The Stones' best live album since “Get yer ya ya's out”

The Stones' best live album since “Get yer ya ya's out”

“Shine a light” it is the soundtrack of the film shot by the director Martin Scorsese who for his feature film filmed i Rolling Stones in the two concerts held at Beacon Theater in New York on 29 October and 1 November 2006 as part of the English band's A Bigger Bang Tour. This live album was released on April 1, 2008 and what you find below is our review of that album.

Those who have seen the film will remember the image in which Mick Jagger, filmed aboard a private jet in flight, ticks off the list of eligible songs for the benefit concert at the Beacon Theater in New York from which Martin Scorsese would have based “Shine to light”. Marty, who as expected then managed to create an extraordinary and very beautiful document, was obsessed with the set list, to the point of making it – against his will – a gag during the editing phase of the film. But I like to imagine that Mick, who is nevertheless an asshole and sadistic to the right degree, was understandably mulling over how to avoid the pitfalls of yet another live album by his group. The Stones' catalog resembles a sancta sanctorum of rock classics, in fact: how to choose, how not to repeat yourself?

Away with the head, away with the tail, the heart of the production remains, with an unexpected winner: “Some girls” which, apart from “Shattered” almost at the opening of the concert, offers a devastating hat-trick halfway through the first CD.

The title track, “Just my imagination” and “Faraway eyes” dust off a mood that, over the years, has risked being overshadowed by “Miss you” and its slightly obscene nods to disco. But no: the exhilarating, almost kitsch country of “Faraway eyes” is one of the key moments of “Shine a light” and proves to be the perfect introduction to what is its best episode ever: the blues of “Champagne & refer”, a Muddy Waters classic performed together with Buddy Guy, the favorite innkeeper (with his club Legends) when the band passes through Chicago but, obviously, above all an absolute master, who contributes as a protagonist to brush the sound of this album (and Keith, in the end, gives him his guitar…). The Stones playing the blues in a theater: breathtaking.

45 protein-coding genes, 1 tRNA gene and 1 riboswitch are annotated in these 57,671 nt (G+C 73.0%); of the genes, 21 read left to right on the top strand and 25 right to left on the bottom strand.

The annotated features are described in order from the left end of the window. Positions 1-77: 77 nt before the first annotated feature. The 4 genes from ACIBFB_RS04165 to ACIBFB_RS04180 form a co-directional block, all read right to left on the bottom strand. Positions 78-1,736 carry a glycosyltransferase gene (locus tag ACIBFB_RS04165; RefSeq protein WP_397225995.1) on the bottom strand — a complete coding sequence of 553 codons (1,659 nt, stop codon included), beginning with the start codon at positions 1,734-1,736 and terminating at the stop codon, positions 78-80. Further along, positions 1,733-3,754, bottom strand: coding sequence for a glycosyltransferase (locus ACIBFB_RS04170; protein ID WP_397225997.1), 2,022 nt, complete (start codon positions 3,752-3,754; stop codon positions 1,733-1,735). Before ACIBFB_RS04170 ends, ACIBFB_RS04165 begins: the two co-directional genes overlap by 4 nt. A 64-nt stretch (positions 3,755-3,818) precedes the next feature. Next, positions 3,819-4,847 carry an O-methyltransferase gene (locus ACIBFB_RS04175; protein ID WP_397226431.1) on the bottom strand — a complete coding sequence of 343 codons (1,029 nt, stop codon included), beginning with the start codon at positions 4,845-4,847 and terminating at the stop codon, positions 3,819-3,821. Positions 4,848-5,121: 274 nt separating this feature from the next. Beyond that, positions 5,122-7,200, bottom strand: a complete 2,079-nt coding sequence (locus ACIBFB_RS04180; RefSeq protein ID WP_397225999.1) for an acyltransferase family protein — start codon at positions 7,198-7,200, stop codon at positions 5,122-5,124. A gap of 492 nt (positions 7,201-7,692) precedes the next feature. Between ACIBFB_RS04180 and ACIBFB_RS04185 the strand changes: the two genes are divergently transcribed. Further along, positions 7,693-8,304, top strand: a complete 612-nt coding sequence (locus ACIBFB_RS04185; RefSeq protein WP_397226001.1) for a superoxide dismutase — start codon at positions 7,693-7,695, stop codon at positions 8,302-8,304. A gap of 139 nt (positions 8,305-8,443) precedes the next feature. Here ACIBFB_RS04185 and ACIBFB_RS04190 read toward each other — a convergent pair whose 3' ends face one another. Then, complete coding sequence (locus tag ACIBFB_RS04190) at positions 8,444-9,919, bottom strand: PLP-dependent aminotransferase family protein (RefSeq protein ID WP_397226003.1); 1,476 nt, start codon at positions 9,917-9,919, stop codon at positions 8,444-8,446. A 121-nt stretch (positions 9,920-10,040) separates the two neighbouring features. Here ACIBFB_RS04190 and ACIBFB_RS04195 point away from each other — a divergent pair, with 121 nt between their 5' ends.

The set list, in the end, turns out to be excellent, combining “Beggars banquet” (“Sympathy for the devil”) with “Let it bleed” (“You got the silver”: Keith Richards is moving) with “Sticky fingers” (“ Brown sugar”) with “Exile on Main St.” (“Tumbling dice”) with “Some girls” with “Tattoo you” (“Start me up”). Yet another career journey but, for once, above all an essay of how the Stones are beyond genres, of how their style is a trademark that incorporates and reproduces everything with unparalleled originality. The Stones distill genres, bands imitate the Stones – it's really that simple.

“Shine a light” is their best live show since “Get yer ya ya's out”.

That album was great both because it was a testament to the 1969 tour, fresh from the epic grandeur of “Beggar's Banquet,” and because it was faithful to the band in reproducing its live sound. We like the Stones dirty, like the less refined and tastier sauce, imperfect and on the razor's edge, so apparently simple but then inimitable. Here, “Shine a light” has this merit: it recovers the best possible blues-rock sound with an excellent mix. And it is something that is also very noticeable when watching the film, with the cameras helping to capture the best guitar team in history that moment before their instruments, crossing each other, give life to the band's famous sound mix. Precise and sharp guitars to give life to a rough mix; a raw sound as it is authentic, great expertise and enormous heart, riffs like the brushstrokes of a master. The result is a kind of art bootleg.